gabriola garden

Tuesday, March 12, 2013

Spring and Gardening for Kids

We’re still experiencing huge rain storms here on Canada’s Wet Coast, but occasionally the sun does make an appearance around this time of year. Along with the crocuses and other bulbs brave enough to emerge out of the soil, auguring Spring. Our bigger than ever "puppy," Cooper, can't wait for the rain to stop, so he can run around with his canine buddies in a nearby school yard.

This is definitely a special time of year, and it is also the time to start your seeds indoors. We have purchased at least four grow light setups, which work with a rudimentary capillary system of hydroponic watering. Placing our seed into starter cubes, then the cubes in coco coir seedling pots, we let the wet pad water them from below.

We usually get our kids involved in the seed starting process. Even though they’re now in their teenage years, they still get a kick out of germinating seeds sending their first sprouts into the world, full of promises for a healthy harvest in the Fall.

Sara is helping them to plant peas, beans, tomatoes, lettuce, and peppers of various kinds from seeds, as well as cucumbers and squash. Each of these vegetables should be started at different times, in order to take advantage of the most propitious time to take the seedlings out into the garden. Take the tomatoes or the peppers out too soon, for instance, and they’ll freeze.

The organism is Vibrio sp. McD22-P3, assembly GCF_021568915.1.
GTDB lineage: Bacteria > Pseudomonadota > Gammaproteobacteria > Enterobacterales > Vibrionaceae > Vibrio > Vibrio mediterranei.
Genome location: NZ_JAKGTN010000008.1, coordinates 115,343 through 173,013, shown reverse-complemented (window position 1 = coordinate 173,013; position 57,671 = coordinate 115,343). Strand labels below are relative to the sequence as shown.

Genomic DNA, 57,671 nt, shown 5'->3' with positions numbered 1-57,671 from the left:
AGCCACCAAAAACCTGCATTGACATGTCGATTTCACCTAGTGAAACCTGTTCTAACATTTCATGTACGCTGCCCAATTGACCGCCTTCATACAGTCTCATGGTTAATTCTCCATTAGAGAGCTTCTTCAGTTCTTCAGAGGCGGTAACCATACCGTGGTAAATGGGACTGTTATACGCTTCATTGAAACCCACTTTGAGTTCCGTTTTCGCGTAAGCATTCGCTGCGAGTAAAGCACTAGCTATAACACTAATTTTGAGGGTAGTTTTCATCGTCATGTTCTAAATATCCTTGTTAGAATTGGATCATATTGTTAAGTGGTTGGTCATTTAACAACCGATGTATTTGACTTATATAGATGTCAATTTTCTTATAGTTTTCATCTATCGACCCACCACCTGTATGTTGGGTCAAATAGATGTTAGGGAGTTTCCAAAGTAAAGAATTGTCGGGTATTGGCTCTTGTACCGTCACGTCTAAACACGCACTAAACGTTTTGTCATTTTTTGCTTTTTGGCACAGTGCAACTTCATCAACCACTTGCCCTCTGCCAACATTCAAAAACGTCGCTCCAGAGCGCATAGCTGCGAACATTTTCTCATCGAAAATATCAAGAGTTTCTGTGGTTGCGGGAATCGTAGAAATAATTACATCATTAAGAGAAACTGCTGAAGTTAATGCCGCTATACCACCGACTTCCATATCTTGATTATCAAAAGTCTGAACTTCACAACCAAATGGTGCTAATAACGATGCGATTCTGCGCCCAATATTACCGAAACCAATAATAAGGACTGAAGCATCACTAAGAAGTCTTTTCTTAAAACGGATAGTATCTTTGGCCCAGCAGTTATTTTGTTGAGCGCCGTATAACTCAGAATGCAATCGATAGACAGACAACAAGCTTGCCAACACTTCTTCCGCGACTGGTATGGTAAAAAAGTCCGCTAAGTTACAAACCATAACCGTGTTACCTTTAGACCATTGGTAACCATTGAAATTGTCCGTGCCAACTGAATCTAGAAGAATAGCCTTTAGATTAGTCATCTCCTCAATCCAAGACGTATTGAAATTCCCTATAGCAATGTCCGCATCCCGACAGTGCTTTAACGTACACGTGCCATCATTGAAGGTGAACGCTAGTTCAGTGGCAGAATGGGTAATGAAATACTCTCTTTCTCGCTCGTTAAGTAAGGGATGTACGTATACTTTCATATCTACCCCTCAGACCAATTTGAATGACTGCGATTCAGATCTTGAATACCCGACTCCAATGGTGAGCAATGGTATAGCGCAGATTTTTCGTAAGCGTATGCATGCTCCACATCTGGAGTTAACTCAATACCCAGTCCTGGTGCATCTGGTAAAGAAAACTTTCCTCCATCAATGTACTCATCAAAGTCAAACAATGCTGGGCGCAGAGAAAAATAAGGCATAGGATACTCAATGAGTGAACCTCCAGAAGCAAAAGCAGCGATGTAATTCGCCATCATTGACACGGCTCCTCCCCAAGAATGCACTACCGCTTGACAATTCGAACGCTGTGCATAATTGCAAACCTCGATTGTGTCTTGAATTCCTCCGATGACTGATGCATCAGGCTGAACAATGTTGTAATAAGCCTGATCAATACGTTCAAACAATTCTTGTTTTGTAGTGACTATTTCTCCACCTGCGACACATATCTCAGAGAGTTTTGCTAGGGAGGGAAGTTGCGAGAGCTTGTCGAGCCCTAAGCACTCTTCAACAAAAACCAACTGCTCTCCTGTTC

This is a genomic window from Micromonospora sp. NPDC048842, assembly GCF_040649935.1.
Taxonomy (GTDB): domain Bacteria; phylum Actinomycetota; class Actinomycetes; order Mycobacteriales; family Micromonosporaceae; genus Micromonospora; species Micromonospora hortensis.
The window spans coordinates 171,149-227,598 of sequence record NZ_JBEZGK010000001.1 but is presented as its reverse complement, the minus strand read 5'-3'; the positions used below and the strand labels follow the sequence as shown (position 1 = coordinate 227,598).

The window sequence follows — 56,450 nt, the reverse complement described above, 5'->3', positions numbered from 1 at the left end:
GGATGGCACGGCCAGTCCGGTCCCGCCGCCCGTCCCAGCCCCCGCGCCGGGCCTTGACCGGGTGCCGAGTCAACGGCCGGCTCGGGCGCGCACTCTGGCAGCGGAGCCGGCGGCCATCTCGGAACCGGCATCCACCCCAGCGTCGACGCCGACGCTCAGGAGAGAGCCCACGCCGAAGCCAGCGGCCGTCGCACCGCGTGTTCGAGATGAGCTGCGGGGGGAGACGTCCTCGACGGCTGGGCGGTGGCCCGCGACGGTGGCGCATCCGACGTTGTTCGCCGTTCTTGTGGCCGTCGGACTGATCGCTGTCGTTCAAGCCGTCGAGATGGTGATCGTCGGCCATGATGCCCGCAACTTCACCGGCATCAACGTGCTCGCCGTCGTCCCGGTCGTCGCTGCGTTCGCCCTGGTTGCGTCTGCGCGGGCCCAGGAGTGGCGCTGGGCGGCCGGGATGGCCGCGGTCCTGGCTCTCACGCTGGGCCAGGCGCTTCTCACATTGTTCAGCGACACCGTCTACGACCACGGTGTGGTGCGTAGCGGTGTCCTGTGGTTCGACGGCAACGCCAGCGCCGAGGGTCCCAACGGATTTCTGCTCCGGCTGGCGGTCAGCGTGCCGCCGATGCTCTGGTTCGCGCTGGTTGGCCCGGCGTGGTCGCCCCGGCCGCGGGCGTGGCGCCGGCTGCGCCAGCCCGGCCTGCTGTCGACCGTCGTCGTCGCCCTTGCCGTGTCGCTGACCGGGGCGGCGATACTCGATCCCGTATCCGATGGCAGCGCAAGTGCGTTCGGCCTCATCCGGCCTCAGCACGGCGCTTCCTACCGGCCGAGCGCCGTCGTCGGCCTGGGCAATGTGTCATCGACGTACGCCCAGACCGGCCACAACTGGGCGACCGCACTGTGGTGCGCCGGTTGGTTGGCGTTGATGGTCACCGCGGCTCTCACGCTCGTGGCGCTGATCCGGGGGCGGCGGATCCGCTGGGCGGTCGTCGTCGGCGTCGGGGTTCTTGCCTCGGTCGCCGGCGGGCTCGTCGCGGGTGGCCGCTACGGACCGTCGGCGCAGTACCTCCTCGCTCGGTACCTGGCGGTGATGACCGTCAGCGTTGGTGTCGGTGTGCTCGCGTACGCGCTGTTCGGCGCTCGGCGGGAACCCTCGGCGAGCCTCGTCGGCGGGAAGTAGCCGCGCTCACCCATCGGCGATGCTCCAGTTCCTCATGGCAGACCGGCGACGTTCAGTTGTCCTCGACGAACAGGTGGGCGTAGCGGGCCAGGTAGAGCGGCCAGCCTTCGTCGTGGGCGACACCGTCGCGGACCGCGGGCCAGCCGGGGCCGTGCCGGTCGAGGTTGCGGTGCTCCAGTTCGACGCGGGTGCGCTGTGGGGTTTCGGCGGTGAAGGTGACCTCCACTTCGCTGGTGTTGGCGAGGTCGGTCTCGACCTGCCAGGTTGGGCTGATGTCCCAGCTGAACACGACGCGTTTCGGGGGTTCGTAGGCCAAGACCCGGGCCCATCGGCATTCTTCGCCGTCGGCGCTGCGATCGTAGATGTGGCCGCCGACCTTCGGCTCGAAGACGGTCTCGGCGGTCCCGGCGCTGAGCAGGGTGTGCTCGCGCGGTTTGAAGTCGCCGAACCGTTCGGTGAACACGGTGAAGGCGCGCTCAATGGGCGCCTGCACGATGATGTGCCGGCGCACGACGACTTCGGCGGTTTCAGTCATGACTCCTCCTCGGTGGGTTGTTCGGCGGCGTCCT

A great book that Sara and I would recommend to get your kids involved with gardening is called Kids Gardening—30 Great Gardening Projects for Kids, by Susie Johns, published by Parragon.

Some hardy vegetables can go out right away, and of course the perennial flowers and bulbs are already coming up. If you’re not sticky about organics, you may want to use a time-release fertilizer by Advanced Nutrients, that has to be applied only 3 times a year--Heavy Harvest, Spring, Summer, and Fall.

If, however, you’re strictly an organic gardener, like Sara and I, we would recommend 100%Organic Iguana Juice, Grow and Bloom. You can use it at a quarter or half strength for your seedlings.

Sara is in the middle of building a rock wall around our most important garden beds. The driftwood logs we have been using to contain the soil have rotted over the years, so she has decided that something more permanent is warranted. It’s hard work, but she seems to enjoy doing it. I’m usually too busy to lend a hand, but we have some wonderful neighbors who come over and help out, once in a while.

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posted by Tim at 9:10 AM | 2 comments